ALP - Tips to Keep Your Holiday Happy


AUTISM AND THE HOLIDAYS


The Holiday’s are hectic enough but for a family with a child with autism it can add even more stress.

Here are a few things that can help keep the season bright!

1.  Keeping your child on his/her routine will help minimize behaviors during the time off from school or in home or clinic services.

2.  The lights, the sounds, the smells, relatives and guests are the main culprits to sensory overload during the holidays. Try to minimize how much company and excitement is around at one time in order to prevent tantrums, aggression and self-injurious behavior.

3.  The tree and the decorations may cause issues so try decorating the tree while the children are asleep.

4.  Shopping with a child with autism is stressful enough but during the Holidays with the crowds and decorations could be a stressful situation. Make it easy on yourself and order gifts online- 80% of all purchases during black Friday were made online so join the revolution.

5.  Visual or tactile toys are often a better choice for children with autism and other neuropsychological disorders. Toys that make loud sounds or involve too much stimulation or are too complex and may cause a bad reaction. Check out the websites below that have toys for kiddos with autism:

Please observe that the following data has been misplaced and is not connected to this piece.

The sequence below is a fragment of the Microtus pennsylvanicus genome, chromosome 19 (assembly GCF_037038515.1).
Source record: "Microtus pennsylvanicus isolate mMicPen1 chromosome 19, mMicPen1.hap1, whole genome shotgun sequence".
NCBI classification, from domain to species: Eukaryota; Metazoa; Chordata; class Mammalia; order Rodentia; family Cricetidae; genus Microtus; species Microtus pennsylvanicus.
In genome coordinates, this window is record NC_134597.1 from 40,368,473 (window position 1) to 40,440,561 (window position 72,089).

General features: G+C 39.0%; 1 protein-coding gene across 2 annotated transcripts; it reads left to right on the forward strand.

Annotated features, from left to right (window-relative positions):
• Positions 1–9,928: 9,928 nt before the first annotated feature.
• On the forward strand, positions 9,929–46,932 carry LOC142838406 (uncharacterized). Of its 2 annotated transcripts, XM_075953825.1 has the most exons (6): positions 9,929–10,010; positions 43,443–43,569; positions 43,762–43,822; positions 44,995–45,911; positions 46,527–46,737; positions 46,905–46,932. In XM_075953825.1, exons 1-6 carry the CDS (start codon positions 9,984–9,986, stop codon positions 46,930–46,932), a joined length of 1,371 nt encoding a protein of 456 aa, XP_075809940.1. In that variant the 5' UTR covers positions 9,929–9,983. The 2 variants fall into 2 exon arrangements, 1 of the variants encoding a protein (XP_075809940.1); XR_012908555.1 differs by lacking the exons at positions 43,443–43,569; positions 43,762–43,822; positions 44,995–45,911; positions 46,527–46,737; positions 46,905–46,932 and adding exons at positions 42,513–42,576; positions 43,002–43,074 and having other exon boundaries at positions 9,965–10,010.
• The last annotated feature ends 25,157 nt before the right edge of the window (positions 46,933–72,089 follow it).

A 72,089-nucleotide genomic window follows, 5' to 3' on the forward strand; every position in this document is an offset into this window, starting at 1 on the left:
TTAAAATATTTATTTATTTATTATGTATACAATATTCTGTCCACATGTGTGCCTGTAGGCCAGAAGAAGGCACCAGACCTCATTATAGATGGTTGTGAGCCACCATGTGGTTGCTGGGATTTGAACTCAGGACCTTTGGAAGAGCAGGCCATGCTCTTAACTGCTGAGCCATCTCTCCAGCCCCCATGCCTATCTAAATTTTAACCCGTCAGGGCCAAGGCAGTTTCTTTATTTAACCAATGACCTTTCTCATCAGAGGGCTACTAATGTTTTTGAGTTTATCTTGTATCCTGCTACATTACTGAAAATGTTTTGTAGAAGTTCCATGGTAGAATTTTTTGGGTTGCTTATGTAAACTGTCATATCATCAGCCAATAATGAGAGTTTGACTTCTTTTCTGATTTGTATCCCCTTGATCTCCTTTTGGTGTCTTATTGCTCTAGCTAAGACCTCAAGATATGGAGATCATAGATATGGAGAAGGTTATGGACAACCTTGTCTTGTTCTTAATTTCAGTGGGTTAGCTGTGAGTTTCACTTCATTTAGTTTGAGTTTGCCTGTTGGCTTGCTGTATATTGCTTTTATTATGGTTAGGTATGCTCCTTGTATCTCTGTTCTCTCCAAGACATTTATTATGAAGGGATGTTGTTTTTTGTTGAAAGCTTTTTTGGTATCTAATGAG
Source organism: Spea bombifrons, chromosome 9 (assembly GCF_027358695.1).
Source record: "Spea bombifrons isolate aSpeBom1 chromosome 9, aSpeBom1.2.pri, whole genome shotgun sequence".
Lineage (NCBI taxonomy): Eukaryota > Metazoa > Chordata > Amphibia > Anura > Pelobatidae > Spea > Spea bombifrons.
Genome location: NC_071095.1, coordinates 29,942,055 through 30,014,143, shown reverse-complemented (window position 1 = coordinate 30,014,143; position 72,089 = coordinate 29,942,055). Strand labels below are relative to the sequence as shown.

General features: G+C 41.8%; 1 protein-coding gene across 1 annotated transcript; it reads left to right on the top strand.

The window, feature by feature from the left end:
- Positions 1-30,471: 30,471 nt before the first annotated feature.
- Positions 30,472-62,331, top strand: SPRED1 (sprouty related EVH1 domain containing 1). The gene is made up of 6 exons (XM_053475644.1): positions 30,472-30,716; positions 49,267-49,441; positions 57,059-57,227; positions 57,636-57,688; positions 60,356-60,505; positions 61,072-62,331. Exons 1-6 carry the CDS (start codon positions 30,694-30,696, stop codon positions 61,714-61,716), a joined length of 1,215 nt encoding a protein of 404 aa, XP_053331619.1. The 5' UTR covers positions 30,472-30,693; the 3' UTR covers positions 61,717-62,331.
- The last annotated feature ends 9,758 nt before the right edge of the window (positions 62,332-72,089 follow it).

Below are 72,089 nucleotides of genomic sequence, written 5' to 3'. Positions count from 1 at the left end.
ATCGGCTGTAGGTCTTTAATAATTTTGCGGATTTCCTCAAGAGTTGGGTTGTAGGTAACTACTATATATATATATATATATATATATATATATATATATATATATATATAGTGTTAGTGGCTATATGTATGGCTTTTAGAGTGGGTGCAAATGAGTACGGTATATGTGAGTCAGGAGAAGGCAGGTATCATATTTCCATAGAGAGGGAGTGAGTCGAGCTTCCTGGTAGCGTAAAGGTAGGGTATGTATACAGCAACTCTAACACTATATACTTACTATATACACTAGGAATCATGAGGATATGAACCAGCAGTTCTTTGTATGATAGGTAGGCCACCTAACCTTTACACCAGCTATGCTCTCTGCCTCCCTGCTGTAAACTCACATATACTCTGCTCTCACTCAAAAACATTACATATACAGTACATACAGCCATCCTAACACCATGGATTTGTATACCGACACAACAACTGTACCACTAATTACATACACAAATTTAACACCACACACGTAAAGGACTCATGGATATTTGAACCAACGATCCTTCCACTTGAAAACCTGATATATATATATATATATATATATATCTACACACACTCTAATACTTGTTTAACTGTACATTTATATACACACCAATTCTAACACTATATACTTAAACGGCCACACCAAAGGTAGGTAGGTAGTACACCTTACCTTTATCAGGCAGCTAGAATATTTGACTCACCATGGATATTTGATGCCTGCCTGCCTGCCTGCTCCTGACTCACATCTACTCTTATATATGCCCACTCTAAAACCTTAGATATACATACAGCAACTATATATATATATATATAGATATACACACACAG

www.funandfunction.com
www.nationalautismresources.com/autism-toys-gifts
www.friendshipcircle.org/blog/2013/10/21/15-great-online-toy-stores-for-children-with-special-needs/
6.  Talk with relatives and guests about your child so they are not surprised if there is a behavior or meltdown. Educate them on autism; the more people who understand ASD the better!

7.  Generally, kids do better in the morning than in the late afternoon or evening when they are tired. Schedule events and gatherings earlier in the day rather than late in the day.
8.  Above all, parents need a break. Having children is hard but parents with a child with autism have another level of stress. Take time for yourself, relax and try to enjoy the holidays as much as possible. You deserve it.

9.  Have realistic expectations, things may not be perfect but the real meaning of Christmas is having your family together, focus on that rather than making sure everything is perfect. No matter what your situation, perfection is what you make it.

Autism Learning Partners works with families with children with autism every day and we celebrate YOU this Holiday season.


For more information on Autism Learning Partners and our services visit https://autismlearningpartners.com or call our care management team at 844.599.5588 today!